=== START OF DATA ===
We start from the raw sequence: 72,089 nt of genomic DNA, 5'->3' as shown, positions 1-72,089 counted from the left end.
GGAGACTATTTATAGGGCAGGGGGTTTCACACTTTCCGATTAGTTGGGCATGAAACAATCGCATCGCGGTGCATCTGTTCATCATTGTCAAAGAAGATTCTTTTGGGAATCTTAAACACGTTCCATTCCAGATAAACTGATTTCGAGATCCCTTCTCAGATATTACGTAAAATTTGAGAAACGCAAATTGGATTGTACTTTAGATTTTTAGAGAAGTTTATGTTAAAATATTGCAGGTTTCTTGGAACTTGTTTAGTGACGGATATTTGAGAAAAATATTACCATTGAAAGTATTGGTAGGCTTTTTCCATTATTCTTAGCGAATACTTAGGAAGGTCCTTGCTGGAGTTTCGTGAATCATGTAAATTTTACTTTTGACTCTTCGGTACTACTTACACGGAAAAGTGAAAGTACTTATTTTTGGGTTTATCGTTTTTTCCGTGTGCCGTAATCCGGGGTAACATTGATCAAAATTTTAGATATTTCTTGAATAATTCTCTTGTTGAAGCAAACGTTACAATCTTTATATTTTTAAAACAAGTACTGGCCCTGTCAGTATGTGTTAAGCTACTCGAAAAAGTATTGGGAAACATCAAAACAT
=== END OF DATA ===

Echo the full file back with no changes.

We start from the raw sequence: 72,089 nt of genomic DNA, 5'->3' as shown, positions 1-72,089 counted from the left end.
GGAGACTATTTATAGGGCAGGGGGTTTCACACTTTCCGATTAGTTGGGCATGAAACAATCGCATCGCGGTGCATCTGTTCATCATTGTCAAAGAAGATTCTTTTGGGAATCTTAAACACGTTCCATTCCAGATAAACTGATTTCGAGATCCCTTCTCAGATATTACGTAAAATTTGAGAAACGCAAATTGGATTGTACTTTAGATTTTTAGAGAAGTTTATGTTAAAATATTGCAGGTTTCTTGGAACTTGTTTAGTGACGGATATTTGAGAAAAATATTACCATTGAAAGTATTGGTAGGCTTTTTCCATTATTCTTAGCGAATACTTAGGAAGGTCCTTGCTGGAGTTTCGTGAATCATGTAAATTTTACTTTTGACTCTTCGGTACTACTTACACGGAAAAGTGAAAGTACTTATTTTTGGGTTTATCGTTTTTTCCGTGTGCCGTAATCCGGGGTAACATTGATCAAAATTTTAGATATTTCTTGAATAATTCTCTTGTTGAAGCAAACGTTACAATCTTTATATTTTTAAAACAAGTACTGGCCCTGTCAGTATGTGTTAAGCTACTCGAAAAAGTATTGGGAAACATCAAAACAT